This season, the Premier League became the first major sports league in the world to make more money from overseas broadcasts than domestic broadcasts. The Premier League now earns £1.85bn a year from overseas rights; the second most lucrative European league, La Liga, generates £730m. Serie A, Europe’s premier league 30 years ago, makes just £180m a year from its overseas broadcast rights – a tenth of the Premier League. The Bundesliga and Ligue 1 generate even less.
Just as Spotify and Netflix are helping leading musicians and dramas become popular around the world, globalization also means that the best sports leagues can now capture a larger share of the global market than ever before. The Premier League’s six-year TV deal in the United States with NBC is valued at £2 billion. For US fans who are used to the Premier League, which combines sport and storytelling like no other football league, a move to the Bundesliga is no more appealing than an exchange successor for a mediocre soap. While Premier League recent overseas rights are up 26 per cent, thanks in large part to the US, Bundesliga and Serie A recent overseas rights have actually fallen in value compared to the previous cycle. As the Premier League becomes more attractive abroad, it could even reduce demand for competing leagues.
“The already wide gap between the Premier League and the rest of Europe’s top leagues is likely to widen further,” said Jake Cohen, sports attorney at Mackrell Solicitor. He believes that “the Premier League has only just scratched the surface of the US market.”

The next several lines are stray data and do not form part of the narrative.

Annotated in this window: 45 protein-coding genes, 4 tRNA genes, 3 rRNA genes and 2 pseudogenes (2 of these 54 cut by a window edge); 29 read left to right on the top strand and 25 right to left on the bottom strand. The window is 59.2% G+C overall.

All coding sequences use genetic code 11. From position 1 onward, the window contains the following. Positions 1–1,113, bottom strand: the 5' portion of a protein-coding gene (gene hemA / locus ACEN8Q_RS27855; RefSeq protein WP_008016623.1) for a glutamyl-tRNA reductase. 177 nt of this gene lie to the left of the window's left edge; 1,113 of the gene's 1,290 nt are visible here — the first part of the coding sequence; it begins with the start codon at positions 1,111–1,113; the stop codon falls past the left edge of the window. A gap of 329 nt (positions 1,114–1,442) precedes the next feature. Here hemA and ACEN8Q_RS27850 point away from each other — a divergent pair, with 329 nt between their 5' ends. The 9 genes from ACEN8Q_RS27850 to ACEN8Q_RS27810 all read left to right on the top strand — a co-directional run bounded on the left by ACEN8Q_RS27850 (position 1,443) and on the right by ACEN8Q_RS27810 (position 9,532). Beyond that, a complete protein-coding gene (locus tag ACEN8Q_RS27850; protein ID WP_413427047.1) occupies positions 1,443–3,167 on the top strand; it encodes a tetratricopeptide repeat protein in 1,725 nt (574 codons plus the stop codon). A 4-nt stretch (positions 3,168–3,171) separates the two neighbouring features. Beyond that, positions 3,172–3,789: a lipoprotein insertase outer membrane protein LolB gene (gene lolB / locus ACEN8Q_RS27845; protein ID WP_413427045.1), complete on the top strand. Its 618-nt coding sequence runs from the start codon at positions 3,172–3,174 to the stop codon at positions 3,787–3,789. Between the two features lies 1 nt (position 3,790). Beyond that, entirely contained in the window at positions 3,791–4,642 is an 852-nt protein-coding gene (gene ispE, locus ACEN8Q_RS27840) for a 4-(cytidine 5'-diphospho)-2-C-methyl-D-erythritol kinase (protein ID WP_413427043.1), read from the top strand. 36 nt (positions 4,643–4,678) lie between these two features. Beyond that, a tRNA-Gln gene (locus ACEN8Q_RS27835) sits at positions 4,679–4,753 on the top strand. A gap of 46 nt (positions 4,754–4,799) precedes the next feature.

For all its global appeal, the Premier League could still be retired. A new independent regulator of English football could create new difficulties for clubs – perhaps by limiting what owners can bring to clubs. Uefa’s new Financial Sustainability Regulations could also cut spending in the Premier League, says Dan Plumley, a sports economist from Sheffield Hallam University.
“I call that financial doping”
Javier Tebas, the president of La Liga, is leading the opposition to what he calls “the Premier League’s unsustainable model, based on massive debt and private equity investments”. Over the five years to 2021, Premier League and Championship shareholders have invested £2.8bn in their clubs, compared to £365m in La Liga. “That’s what I call financial doping, which has caused player salaries to spiral out of control. It is dangerous and financially unsustainable.”